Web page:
In 1849, the Diocese of Victoria was created by Royal Letters Patent, and The Rt Reverend George Smith was appointed the first Diocesan Bishop. He too had been in China earlier, to investigate mission prospects for the Church Missionary Society (CMS). Over the next century, CMS sent more English missionaries to Hong Kong than any other area. Bishop Smith had a strong commitment in developing the Chinese Church, and spent much of his time on visitations in his diocese that included all of China and Japan. He ordained Lo Sam-yuen, the first Chinese deacon in Hong Kong, and began to build up the church in those parts of China under his jurisdiction.

1847 Lithograph of St. John's Cathedral from the Pictorial Times, London

Bishop Smith (1849-1864) and his successor Bishop Charles Richard Alford (1867-1872) had authority over what was the largest diocese there has ever been in the Anglican Communion. It included all of China, as well as Japan. Bishop Alford resigned his See when Victoria was split to form another new diocese of North China, for he saw it as a lessening of his authority. In 1883, Japan became a separate province-in-formation. In 1906, Fukien became a new diocese, and it was always the area with the largest concentration of Anglicans in China. In 1909, Kwangsi-Hunan became a separate diocese, and in 1947 the Yunkwei Diocese was created. These new dioceses indicated that the Church was growing, albeit slowly. In Hong Kong, society was rapidly changing as well, due to the building up of an infrastructure that encouraged trade, migration and investment.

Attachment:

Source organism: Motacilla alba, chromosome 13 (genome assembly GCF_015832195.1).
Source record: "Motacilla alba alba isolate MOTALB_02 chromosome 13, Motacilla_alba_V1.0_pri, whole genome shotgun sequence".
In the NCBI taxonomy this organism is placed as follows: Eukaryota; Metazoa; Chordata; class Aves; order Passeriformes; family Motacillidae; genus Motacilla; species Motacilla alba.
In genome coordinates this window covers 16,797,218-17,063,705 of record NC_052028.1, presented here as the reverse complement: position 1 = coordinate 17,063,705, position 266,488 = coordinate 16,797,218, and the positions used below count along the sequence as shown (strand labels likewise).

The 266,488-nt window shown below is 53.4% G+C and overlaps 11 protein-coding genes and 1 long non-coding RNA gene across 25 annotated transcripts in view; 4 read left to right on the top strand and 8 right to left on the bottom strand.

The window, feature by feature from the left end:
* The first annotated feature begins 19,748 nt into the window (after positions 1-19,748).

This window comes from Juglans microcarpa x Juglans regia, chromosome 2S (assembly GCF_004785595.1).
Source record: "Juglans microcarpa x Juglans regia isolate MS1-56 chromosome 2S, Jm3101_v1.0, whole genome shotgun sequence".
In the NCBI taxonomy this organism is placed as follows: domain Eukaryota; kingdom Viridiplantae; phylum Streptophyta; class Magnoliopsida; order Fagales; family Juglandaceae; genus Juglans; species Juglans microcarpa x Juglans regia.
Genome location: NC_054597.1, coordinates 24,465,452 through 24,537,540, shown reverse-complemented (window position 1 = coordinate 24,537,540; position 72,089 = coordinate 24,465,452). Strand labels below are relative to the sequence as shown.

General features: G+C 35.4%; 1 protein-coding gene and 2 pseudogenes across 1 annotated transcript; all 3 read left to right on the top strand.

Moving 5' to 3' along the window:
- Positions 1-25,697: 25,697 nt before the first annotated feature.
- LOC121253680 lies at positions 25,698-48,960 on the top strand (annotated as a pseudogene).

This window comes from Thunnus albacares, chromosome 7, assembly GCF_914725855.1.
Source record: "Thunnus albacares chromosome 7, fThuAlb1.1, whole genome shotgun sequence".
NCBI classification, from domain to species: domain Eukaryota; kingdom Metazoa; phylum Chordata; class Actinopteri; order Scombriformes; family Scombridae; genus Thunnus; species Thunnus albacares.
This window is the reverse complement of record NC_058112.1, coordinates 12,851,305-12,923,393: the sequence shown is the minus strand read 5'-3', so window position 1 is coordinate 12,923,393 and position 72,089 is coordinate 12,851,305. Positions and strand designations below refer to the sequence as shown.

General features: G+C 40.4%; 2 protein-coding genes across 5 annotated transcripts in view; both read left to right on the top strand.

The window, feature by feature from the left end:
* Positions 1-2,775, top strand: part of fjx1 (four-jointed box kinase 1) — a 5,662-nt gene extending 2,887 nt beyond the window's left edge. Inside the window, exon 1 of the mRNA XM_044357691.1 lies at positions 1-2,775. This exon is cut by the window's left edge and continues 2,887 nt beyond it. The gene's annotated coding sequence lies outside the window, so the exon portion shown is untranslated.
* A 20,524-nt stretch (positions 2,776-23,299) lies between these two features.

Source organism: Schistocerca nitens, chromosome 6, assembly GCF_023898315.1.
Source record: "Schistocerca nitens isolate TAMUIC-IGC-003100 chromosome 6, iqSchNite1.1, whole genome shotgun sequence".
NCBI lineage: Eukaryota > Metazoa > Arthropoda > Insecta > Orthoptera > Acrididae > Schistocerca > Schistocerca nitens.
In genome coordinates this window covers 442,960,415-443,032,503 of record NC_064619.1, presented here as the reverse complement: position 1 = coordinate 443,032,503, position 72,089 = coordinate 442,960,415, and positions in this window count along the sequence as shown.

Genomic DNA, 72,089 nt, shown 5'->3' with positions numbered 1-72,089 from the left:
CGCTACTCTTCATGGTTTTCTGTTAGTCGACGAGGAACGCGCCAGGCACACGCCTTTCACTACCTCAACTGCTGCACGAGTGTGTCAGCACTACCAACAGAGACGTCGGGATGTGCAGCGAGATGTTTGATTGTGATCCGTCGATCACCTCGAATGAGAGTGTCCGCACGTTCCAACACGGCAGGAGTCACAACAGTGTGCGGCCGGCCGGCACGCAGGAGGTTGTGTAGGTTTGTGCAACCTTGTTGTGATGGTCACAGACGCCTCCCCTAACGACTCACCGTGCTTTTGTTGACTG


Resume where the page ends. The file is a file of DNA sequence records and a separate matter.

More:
Anglicans played an important role in establishing a mission to seafarers, in Hong Kong and other cities on the China coast. Although the Church was initially under the Colonial Office, St. John's Cathedral and the Diocese of Victoria, were, in effect, "disestablished and dis-endowed" by government decree in 1892. Henceforth, the Church would increasingly develop its own means of support, although education and social service work would continue to receive government funding and patronage.

Interior of St. John's Cathedral, Christmas, circa 1895

CMS missionaries established primary and secondary schools in Hong Kong throughout the 19th and 20th centuries. Chinese Christians also played an important role in the education, and they pioneered in social welfare for the poor, including schools for the disadvantaged, almshouses for the elderly and free medical clinics. Both missionaries and Chinese Christians addressed key social issues such as opium use and the improvement of the status of women. A commitment to education and social welfare has always been an important feature of the mission of the Church in Hong Kong right up to the present.


St. Paul's College (Bishop's House), 1897

Establishment of Chung Hua Sheng Kung Hui (CHSKH)

Due to the ecclesial tensions in China between the British, American and (later) Canadian missionaries up through the early twentieth century, the Bishops and clergy of the Sheng Kung Hui met in 1897, 1899, 1903 and 1909 to work for unity. These discussions led to the establishment of the Chung Hua Sheng Kung Hui ("The Holy Catholic Church of China") in 1912. This was the first major Christian Church in China. It was recognized as an independent province at the Seventh Lambeth Conference in 1930, by which time Chinese bishops, priests and laity were increasingly providing the ideas, leadership and direction for the Sheng Kung Hui.